On Friday we told you about a pair of 19-year-old amateur divers who were seen hunting a Giant Pacific Octopus at a popular West Seattle diving spot. It was a legal hunt, but the local diving community considers this a disrespectful and unmoral act. Since this story broke on Friday, a huge debate has sparked.
Today, local divers outraged by the hunt have started to circulate a petition.
“We started a petition in collaboration with the Northwest News Dive Network,” says Seattle dive instructor Scott Lundy. “We wrote a petition essentially requesting the area of Cove Two be banned from harvesting GPO (Giant Pacific Octopus). Since that petition went live a little over 48 hours ago, we’ve received over 2,000 signatures. It’s been posted to Facebook, to news sites all across the world.”
On Thursday, a group of divers is going to Olympia to speak to the Washington Department of Fishery and Wildlife, to make their plea for protecting the Giant Pacific Octopus that live in Cove Two of the Puget Sound.
Dive instructor Bob Bailey saw the 19-year-olds pulling the octopus from the water last week. He sent the hunters’ photographs, names and license plate numbers to dive shops up and down the coasts, and posted this information on dive forums seen around the world. Now Bob tells me, in an exclusive interview, that he feels terrible about what happened on Friday.
“Things got a little emotional with the family,” says Bob. “Actually, on Friday, I called the mom and learned that they’ve been receiving harassing phone calls and emails and she categorized some of them as threatening to her family. It just made me really kind of ill, actually. I totally disapprove of that. It goes against everything that I believe in. So I’ve been stepping back. In fact you’re the first reporter that I’ve spoken to at all, since I last spoke to you [on Friday] and I’ve had several requests. Really out of concern for this family and their well-being. They don’t deserve this.”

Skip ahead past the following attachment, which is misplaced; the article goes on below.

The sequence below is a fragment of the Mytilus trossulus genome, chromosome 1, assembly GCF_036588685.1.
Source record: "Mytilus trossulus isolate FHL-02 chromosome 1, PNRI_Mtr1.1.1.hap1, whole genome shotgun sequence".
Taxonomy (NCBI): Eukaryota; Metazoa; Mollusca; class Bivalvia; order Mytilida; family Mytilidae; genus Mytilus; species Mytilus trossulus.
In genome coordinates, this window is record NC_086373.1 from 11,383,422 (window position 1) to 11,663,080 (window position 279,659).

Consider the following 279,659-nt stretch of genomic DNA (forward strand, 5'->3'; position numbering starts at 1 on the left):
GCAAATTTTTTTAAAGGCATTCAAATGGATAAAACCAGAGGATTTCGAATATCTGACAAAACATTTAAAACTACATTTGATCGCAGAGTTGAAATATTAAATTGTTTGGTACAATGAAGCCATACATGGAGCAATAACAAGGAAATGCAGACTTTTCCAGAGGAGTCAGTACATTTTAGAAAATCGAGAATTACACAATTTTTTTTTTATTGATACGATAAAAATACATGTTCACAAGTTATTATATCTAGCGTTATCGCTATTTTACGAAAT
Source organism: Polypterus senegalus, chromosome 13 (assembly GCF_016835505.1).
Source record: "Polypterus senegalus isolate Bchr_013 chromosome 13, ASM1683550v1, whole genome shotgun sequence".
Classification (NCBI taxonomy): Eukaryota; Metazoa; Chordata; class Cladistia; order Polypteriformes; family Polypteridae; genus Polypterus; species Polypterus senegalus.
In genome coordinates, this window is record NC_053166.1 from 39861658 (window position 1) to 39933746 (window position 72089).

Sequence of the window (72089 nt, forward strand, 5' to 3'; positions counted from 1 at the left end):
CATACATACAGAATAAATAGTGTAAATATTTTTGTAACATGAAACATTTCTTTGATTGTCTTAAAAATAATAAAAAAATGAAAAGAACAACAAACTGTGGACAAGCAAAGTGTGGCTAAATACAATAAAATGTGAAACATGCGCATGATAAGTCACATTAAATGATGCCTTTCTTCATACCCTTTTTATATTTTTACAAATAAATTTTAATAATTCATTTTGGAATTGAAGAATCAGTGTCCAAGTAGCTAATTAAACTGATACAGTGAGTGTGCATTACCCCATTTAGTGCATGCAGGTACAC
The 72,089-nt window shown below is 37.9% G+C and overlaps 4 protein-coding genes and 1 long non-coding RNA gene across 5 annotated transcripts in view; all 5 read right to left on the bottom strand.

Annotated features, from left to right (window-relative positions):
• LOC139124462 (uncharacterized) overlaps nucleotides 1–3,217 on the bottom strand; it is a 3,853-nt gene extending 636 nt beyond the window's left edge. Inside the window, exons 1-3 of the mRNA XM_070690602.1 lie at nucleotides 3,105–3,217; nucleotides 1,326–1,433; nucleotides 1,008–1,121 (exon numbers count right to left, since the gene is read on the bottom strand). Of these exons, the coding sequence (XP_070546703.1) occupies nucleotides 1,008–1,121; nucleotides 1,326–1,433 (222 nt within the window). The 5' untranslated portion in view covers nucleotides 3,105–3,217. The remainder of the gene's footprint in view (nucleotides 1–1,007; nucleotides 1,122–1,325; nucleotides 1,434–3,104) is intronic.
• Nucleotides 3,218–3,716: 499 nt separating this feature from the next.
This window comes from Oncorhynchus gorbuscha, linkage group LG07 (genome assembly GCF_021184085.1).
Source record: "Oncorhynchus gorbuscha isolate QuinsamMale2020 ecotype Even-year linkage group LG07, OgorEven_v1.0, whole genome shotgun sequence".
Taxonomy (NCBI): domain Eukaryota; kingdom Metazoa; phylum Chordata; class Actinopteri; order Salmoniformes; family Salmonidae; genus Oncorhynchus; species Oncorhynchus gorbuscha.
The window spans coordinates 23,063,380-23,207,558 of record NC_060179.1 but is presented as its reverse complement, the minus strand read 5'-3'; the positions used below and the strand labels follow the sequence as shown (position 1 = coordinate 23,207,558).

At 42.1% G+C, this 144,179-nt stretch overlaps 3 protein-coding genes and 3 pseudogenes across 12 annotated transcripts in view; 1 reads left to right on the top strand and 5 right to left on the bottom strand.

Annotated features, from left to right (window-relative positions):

I asked Bob if he’s received any threats from people on the other side of this debate.
“Oh yes, I’ve been compared to George Zimmerman and I’ve been called The Vigilante. You know, that’s okay. I don’t mind if people want to vent and I know who I am and the people who are important to me know who I am, and what I stand for, and why I’m doing this. I’m not doing this to hurt anyone. I respect this family. I respect all families. They’re very upset with me and they have a right to be upset. I disagree with what this young man did but I don’t believe that he or his family deserve to be harassed for it.”
I asked Bob if, in retrospect, he would have gone about things differently.
“That’s a good question! I’ve given it a lot of thought. Yes, I would go about it differently. I would not change my position on this. Had I to do it over again, I would try and do it in a way that didn’t directly identify this young man.”
Bob says he completely underestimated the power of social media.
“Facebook frightens me. I’m probably one of the 12 people in the USA who doesn’t have a Facebook account. Once this thing hit Facebook it just exploded. It was like throwing gasoline on a fire. That’s something I couldn’t have anticipated and it just brought all of these crazy people out of the woodwork.”